@Mainebot honestly programmers don’t get paid enough and don’t get any benefits and it’s a horrible mess...but organising a union would just get us fired, it needs to be a really large industry-wide thing to get traction
@benhamill @Mainebot there’s a lot a Union could do to help higbpaid tech workers. If nothing else they could help get rid of the bullshit that is 60-80 hour work weeks especially without overtime pay. That should never be necessary and companies that do it either need to hire more people to help with the load or set a more realistic development timeline.
@foxwitch @Mainebot Yeah. I don't think most of my peer group has an problem with hours. I dinner know that I've ever put in 80 hours in a week or even 60 including dealing with shit off-hours while on call.
But I agree a software union could get mess things I want. I just don't know how to convince others. I've talked with folks before about a union putting pressure that security and privacy be first class concerns. We could lobby for different arrangements between functions within/across teams… a lot.
"don't you hate making cool stuff and then finding out it kills people?"
"don't you hate making things that push people to the brink of subsistence?"
"it doesn't have to be this way"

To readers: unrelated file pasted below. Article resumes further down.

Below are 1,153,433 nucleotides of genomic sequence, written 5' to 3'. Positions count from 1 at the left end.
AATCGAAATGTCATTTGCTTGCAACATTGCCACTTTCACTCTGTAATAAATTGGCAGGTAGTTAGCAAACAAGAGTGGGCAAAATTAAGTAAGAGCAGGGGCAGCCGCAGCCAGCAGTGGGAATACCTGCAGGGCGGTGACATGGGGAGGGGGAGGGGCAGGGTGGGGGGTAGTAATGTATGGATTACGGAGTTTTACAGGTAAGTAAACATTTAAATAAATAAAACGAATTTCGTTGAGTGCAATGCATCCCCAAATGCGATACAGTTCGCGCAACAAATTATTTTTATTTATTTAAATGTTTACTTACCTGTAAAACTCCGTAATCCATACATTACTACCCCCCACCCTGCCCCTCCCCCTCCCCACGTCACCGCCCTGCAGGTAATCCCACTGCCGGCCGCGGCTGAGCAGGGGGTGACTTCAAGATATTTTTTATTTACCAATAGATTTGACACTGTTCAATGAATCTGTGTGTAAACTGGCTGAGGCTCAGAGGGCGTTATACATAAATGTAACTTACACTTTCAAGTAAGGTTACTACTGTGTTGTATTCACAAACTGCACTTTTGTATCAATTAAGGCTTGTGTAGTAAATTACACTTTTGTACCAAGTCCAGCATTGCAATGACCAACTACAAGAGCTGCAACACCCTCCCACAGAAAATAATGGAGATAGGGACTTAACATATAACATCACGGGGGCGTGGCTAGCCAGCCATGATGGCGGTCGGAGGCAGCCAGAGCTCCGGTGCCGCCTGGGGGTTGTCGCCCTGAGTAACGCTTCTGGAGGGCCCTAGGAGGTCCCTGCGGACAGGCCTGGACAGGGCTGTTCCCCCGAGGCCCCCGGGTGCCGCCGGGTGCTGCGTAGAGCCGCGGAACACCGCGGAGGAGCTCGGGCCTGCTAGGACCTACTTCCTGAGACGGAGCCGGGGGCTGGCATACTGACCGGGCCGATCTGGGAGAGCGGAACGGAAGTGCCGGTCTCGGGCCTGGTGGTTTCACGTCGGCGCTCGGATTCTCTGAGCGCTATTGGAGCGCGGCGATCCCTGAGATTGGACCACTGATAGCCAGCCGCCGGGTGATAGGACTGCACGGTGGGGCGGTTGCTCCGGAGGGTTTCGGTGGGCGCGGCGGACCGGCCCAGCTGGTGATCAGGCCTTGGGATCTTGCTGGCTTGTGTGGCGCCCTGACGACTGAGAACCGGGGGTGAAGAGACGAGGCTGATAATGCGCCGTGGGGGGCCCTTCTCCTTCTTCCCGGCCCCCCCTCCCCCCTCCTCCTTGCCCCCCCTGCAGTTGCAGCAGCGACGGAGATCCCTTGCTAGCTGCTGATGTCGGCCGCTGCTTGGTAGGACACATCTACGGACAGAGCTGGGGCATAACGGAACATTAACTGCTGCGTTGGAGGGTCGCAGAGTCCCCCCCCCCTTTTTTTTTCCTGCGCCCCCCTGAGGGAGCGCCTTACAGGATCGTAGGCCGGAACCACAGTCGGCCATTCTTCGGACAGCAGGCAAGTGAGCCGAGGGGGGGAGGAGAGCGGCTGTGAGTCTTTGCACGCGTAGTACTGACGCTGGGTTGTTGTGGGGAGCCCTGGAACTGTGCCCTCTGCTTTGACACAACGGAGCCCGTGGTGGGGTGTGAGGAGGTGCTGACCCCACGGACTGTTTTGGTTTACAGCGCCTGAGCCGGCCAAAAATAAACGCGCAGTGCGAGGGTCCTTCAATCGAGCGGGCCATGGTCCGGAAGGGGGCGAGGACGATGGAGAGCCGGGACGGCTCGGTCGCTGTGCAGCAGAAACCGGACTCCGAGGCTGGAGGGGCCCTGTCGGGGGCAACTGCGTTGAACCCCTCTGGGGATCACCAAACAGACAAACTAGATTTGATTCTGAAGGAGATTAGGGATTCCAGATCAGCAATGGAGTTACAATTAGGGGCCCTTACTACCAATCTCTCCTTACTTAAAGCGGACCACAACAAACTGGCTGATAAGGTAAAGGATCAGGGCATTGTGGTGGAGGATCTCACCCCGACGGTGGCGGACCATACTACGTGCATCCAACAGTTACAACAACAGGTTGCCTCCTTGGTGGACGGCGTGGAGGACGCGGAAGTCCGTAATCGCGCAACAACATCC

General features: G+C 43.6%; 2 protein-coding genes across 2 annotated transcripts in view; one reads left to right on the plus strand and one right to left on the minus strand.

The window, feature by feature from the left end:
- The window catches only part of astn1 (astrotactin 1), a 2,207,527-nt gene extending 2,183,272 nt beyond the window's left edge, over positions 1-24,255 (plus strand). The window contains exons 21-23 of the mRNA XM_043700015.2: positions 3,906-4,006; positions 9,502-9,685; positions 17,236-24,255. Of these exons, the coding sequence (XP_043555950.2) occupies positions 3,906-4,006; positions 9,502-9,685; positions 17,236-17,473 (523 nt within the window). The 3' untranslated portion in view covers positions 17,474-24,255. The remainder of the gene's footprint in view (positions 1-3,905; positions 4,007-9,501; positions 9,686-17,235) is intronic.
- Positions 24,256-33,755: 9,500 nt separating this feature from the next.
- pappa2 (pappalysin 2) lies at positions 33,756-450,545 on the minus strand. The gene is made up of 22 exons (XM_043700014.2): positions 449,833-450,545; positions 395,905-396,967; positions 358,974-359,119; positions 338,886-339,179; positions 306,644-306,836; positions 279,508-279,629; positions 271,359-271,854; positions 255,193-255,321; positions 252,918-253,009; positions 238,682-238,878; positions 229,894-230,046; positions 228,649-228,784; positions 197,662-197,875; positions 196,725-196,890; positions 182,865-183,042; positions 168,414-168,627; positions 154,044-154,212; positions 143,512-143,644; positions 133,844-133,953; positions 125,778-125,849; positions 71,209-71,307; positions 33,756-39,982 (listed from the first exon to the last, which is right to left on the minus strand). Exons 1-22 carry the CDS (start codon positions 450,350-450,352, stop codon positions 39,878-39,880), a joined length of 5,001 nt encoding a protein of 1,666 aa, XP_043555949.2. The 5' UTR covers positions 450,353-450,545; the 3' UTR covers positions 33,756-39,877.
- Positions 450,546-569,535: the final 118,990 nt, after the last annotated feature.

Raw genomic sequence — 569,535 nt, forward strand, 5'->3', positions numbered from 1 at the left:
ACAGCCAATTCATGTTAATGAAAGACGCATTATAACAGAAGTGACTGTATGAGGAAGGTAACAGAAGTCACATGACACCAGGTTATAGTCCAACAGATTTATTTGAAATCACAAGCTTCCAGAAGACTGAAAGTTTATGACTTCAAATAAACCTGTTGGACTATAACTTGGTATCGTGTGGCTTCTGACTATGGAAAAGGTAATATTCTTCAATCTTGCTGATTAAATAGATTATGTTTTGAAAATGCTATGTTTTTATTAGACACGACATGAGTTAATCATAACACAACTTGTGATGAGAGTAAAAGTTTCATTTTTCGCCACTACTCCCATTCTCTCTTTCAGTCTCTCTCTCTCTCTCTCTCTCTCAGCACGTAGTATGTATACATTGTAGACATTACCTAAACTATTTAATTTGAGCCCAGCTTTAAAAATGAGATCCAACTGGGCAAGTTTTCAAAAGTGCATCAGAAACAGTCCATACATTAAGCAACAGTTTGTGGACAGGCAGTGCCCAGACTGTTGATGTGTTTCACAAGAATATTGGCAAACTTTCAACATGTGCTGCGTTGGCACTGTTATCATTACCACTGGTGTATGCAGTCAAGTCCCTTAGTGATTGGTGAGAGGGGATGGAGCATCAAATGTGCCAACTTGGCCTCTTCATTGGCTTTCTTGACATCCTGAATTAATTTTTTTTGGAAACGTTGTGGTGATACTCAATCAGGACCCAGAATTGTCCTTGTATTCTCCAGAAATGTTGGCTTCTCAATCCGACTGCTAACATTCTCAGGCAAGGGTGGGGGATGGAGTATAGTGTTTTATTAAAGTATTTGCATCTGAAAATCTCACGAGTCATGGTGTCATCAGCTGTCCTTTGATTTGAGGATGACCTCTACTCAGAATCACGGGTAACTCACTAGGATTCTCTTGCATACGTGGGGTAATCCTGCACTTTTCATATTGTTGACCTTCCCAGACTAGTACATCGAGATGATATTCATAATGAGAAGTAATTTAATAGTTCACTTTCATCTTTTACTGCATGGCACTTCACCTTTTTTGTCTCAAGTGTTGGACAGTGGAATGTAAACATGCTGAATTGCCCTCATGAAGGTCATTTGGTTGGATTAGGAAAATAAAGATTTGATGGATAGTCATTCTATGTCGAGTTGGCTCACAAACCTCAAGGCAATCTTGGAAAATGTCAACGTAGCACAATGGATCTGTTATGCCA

everyone is complicit these days in surveillance capitalism and i rarely encounter folks who don't hate it 🤷♀️ (even if they don't take issue with capitalism itself)
@foxwitch @benhamill @Mainebot like i've met a lot of devs for whom "union" means "dues and meetings" because that's the mythology they've been taught. but they understand (generally) that things are BAD in too many ways to mention. it's a small leap to get them from "things are bad" to "if we work together, they could be better"
The total ignorance surrounding the power of collective bargaining to set responsible standards is astounding to me.
Unions as a dirty word meaning 'bureaucracy and cost and corruption' works hand-in-hand with management and development environments that reduce a worker to measurable productivity.
So much so that there comes a point that even when every dev leaves in protest, scabs can pick up where a dev left off with almost no downtime.
> So much so that there comes a point that even when every dev leaves in protest, scabs can pick up where a dev left off with almost no downtime.
i haven't found software to have a meaningful notion of piece work, so scabbing like this tends to go poorly since you have to replace everything built by those who left. it's why we talk about bus factors. companies that structurally entrench low bus factors are especially vulnerable to collective action.
@p A union is made up of its constituent members, votes on actions, and serves the interests of those that make it. It's not some random third-party, it's your way to collectively bargain.
If you think your ability to bargain is strengthened alone, you're misinformed.
If you think anything other than a union can effect changes to improve life for workers in tech, especially the ones that are getting shafted, you're misinformed.